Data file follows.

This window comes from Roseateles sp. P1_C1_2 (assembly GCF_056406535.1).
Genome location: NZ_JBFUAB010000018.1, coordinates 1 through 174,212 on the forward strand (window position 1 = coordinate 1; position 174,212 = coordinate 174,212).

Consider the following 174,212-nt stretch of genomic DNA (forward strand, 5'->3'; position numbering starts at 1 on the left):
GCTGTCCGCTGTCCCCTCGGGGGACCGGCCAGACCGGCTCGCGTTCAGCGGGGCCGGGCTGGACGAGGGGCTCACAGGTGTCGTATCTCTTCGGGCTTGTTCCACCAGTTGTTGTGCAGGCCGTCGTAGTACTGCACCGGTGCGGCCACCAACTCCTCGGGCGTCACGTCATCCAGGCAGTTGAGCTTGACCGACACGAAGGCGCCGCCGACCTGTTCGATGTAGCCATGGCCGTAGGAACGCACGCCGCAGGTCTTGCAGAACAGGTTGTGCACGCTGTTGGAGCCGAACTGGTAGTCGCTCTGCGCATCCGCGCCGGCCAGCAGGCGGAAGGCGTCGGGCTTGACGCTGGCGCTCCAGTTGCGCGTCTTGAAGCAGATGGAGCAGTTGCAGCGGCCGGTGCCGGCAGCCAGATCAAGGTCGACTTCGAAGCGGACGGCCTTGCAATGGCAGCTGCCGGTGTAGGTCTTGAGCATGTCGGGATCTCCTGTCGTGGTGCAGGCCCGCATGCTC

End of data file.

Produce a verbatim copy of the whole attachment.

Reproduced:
This window comes from Roseateles sp. P1_C1_2 (assembly GCF_056406535.1).
Genome location: NZ_JBFUAB010000018.1, coordinates 1 through 174,212 on the forward strand (window position 1 = coordinate 1; position 174,212 = coordinate 174,212).

Consider the following 174,212-nt stretch of genomic DNA (forward strand, 5'->3'; position numbering starts at 1 on the left):
GCTGTCCGCTGTCCCCTCGGGGGACCGGCCAGACCGGCTCGCGTTCAGCGGGGCCGGGCTGGACGAGGGGCTCACAGGTGTCGTATCTCTTCGGGCTTGTTCCACCAGTTGTTGTGCAGGCCGTCGTAGTACTGCACCGGTGCGGCCACCAACTCCTCGGGCGTCACGTCATCCAGGCAGTTGAGCTTGACCGACACGAAGGCGCCGCCGACCTGTTCGATGTAGCCATGGCCGTAGGAACGCACGCCGCAGGTCTTGCAGAACAGGTTGTGCACGCTGTTGGAGCCGAACTGGTAGTCGCTCTGCGCATCCGCGCCGGCCAGCAGGCGGAAGGCGTCGGGCTTGACGCTGGCGCTCCAGTTGCGCGTCTTGAAGCAGATGGAGCAGTTGCAGCGGCCGGTGCCGGCAGCCAGATCAAGGTCGACTTCGAAGCGGACGGCCTTGCAATGGCAGCTGCCGGTGTAGGTCTTGAGCATGTCGGGATCTCCTGTCGTGGTGCAGGCCCGCATGCTC